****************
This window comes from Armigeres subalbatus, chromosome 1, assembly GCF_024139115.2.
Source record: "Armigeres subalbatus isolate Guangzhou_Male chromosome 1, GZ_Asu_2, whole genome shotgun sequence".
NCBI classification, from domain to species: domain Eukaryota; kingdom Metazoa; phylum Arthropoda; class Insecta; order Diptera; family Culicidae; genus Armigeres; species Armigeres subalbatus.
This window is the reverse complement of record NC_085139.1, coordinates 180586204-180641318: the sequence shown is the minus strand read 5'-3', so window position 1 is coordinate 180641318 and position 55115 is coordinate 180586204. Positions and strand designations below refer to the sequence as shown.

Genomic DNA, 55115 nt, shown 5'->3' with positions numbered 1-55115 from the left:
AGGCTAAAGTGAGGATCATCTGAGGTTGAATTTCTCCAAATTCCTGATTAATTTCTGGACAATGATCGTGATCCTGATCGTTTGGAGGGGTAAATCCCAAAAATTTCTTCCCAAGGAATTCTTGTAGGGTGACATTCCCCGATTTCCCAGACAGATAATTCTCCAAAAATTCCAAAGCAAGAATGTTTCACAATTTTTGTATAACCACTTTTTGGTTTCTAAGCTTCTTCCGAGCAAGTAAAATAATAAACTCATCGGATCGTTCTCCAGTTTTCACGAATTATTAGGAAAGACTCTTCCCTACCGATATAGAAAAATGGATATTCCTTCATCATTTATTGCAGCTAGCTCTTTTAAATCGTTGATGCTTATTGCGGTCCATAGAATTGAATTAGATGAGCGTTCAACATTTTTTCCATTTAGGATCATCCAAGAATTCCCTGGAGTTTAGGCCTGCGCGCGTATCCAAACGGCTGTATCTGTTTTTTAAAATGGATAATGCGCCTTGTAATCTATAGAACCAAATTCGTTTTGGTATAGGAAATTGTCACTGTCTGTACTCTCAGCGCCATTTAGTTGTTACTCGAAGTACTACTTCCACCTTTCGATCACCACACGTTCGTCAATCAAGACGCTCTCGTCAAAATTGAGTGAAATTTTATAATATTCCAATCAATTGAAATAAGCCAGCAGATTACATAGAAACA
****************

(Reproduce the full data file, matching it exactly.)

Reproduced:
This window comes from Armigeres subalbatus, chromosome 1, assembly GCF_024139115.2.
Source record: "Armigeres subalbatus isolate Guangzhou_Male chromosome 1, GZ_Asu_2, whole genome shotgun sequence".
NCBI classification, from domain to species: domain Eukaryota; kingdom Metazoa; phylum Arthropoda; class Insecta; order Diptera; family Culicidae; genus Armigeres; species Armigeres subalbatus.
This window is the reverse complement of record NC_085139.1, coordinates 180586204-180641318: the sequence shown is the minus strand read 5'-3', so window position 1 is coordinate 180641318 and position 55115 is coordinate 180586204. Positions and strand designations below refer to the sequence as shown.

Genomic DNA, 55115 nt, shown 5'->3' with positions numbered 1-55115 from the left:
AGGCTAAAGTGAGGATCATCTGAGGTTGAATTTCTCCAAATTCCTGATTAATTTCTGGACAATGATCGTGATCCTGATCGTTTGGAGGGGTAAATCCCAAAAATTTCTTCCCAAGGAATTCTTGTAGGGTGACATTCCCCGATTTCCCAGACAGATAATTCTCCAAAAATTCCAAAGCAAGAATGTTTCACAATTTTTGTATAACCACTTTTTGGTTTCTAAGCTTCTTCCGAGCAAGTAAAATAATAAACTCATCGGATCGTTCTCCAGTTTTCACGAATTATTAGGAAAGACTCTTCCCTACCGATATAGAAAAATGGATATTCCTTCATCATTTATTGCAGCTAGCTCTTTTAAATCGTTGATGCTTATTGCGGTCCATAGAATTGAATTAGATGAGCGTTCAACATTTTTTCCATTTAGGATCATCCAAGAATTCCCTGGAGTTTAGGCCTGCGCGCGTATCCAAACGGCTGTATCTGTTTTTTAAAATGGATAATGCGCCTTGTAATCTATAGAACCAAATTCGTTTTGGTATAGGAAATTGTCACTGTCTGTACTCTCAGCGCCATTTAGTTGTTACTCGAAGTACTACTTCCACCTTTCGATCACCACACGTTCGTCAATCAAGACGCTCTCGTCAAAATTGAGTGAAATTTTATAATATTCCAATCAATTGAAATAAGCCAGCAGATTACATAGAAACA